Give us a little more information and we'll give you a lot more relevant content
Your child's birthday or due date
Girl Boy Other Not Sure
Add A Child
Remove A Child
I don't have kids
Thanks For Subscribing!
Oops! Something went wrong. Please contact

School With High Vaccine Opt-Out Rate Gets Hit With Chickenpox Outbreak

The number of reported cases is continuing to grow.

A chickenpox outbreak at a North Carolina private school has infected at least 36 students as of Friday, making it the worst in the state since 1995 when the vaccine first became available. Health officials say that Asheville Waldorf School, where all of the cases have been reported, has one of North Carolina’s highest religious exemption rates, allowing parents to opt out of having their children vaccinated.

“The school follows immunization requirements put in place by the state board of education, but also recognizes that a parent’s decision to immunize their children happens before they enter school,” the school said in a statement last Thursday, referring to the state law that children be immunized for chickenpox unless they’re exempt for medical or religious reasons.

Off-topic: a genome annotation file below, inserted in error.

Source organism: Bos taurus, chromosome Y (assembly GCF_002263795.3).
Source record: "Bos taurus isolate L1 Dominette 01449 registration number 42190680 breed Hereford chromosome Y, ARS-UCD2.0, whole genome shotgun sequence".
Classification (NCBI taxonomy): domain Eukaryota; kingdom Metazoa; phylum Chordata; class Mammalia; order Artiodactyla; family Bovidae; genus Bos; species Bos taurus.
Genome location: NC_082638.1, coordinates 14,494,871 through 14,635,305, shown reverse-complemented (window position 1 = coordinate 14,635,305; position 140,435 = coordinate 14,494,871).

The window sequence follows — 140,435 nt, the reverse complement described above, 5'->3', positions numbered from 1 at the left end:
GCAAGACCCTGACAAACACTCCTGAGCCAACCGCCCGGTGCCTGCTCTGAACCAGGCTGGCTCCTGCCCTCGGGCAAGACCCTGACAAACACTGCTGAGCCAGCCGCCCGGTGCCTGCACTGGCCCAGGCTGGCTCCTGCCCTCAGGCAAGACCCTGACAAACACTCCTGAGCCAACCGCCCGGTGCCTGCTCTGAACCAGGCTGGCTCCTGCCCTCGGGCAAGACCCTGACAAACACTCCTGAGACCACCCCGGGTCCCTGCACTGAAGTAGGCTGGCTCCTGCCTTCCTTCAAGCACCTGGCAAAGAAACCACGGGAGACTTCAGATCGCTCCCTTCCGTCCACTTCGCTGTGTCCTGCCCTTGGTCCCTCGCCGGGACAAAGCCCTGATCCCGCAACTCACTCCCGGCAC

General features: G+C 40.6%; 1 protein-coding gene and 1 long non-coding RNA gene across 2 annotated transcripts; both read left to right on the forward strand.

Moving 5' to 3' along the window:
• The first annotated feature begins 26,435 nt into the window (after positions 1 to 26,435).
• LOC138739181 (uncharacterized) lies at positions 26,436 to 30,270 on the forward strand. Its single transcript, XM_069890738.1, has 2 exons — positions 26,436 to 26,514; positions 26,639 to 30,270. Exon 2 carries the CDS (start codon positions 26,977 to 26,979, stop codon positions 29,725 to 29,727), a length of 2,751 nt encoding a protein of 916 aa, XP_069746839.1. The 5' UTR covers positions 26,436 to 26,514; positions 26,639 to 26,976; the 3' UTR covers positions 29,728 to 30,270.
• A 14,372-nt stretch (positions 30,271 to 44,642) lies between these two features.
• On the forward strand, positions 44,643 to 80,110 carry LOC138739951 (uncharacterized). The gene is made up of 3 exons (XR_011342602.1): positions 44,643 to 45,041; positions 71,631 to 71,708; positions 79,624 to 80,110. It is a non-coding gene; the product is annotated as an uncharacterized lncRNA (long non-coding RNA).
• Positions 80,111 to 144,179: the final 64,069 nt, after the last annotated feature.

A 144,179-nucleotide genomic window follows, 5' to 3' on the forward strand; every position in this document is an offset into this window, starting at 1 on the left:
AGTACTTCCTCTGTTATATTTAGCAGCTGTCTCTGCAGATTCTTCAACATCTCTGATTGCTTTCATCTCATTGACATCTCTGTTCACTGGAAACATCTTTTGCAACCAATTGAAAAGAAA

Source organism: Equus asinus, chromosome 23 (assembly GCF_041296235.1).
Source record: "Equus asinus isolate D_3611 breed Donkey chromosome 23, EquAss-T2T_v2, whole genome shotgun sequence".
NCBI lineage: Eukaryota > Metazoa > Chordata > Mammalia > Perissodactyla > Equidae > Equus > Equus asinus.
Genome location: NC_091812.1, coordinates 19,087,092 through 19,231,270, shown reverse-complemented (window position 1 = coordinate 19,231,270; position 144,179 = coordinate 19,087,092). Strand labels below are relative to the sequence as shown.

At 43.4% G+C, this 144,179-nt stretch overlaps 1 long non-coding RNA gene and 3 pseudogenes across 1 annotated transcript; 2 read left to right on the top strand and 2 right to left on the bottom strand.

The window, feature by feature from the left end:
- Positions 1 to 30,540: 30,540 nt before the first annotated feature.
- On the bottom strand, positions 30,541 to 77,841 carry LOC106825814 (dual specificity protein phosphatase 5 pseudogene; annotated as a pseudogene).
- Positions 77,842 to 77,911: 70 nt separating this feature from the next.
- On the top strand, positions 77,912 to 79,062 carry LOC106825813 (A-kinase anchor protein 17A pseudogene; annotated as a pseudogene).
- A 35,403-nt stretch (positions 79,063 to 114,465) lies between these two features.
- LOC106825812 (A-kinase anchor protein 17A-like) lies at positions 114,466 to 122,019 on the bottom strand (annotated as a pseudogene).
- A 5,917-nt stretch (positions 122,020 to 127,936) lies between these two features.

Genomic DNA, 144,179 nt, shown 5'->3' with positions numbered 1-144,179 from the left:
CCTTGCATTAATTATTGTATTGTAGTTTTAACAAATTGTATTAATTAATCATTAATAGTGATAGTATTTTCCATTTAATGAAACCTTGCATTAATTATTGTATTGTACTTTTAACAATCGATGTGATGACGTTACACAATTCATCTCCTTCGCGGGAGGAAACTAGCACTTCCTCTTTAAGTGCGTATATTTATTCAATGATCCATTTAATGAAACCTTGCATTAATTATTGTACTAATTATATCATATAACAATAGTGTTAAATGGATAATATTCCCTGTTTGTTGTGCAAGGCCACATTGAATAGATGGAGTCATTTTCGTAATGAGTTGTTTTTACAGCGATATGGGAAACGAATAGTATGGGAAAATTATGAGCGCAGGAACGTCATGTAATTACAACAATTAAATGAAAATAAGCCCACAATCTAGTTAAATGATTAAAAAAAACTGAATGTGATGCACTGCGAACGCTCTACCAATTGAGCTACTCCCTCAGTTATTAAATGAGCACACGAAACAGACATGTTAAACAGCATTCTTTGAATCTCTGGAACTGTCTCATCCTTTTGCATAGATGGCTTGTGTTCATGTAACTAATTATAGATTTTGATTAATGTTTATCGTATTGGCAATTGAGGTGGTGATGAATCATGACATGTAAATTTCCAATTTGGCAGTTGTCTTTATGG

According to data from the Department of Health and Human Services, 110 out of 152 students, or 72 percent, at the Asheville Waldorf School did not receive the vaccine during the 2017-2018 school year. Only two other schools in the state have a higher opt-out rate for immunization, something that concerns Dr. Jennifer Mullendore, Buncombe County medical director.

“We want to be clear: Vaccination is the best protection from chickenpox,” she explained in light of the viral outbreak. “Two doses of varicella vaccine can offer significant protection against childhood chickenpox and shingles as an adult.” The Center for Disease Control and Prevention notes that these recommended doses are almost 90 percent effective at preventing the virus.

Mullendore hopes that the outbreak makes parents recognize the importance of vaccinations when it comes to keeping the community, and their kids, healthy. “We encourage everyone to get their children, and themselves vaccinated to prevent illness and the spread of disease to others in the community who are relying on those of us who can get vaccinated to protect them.”

Currently, to prevent the virus from spreading further, all classmates of the infected students must stay home for at least 21 days. Anyone returning to the school also must provide proof of immunity from a physician.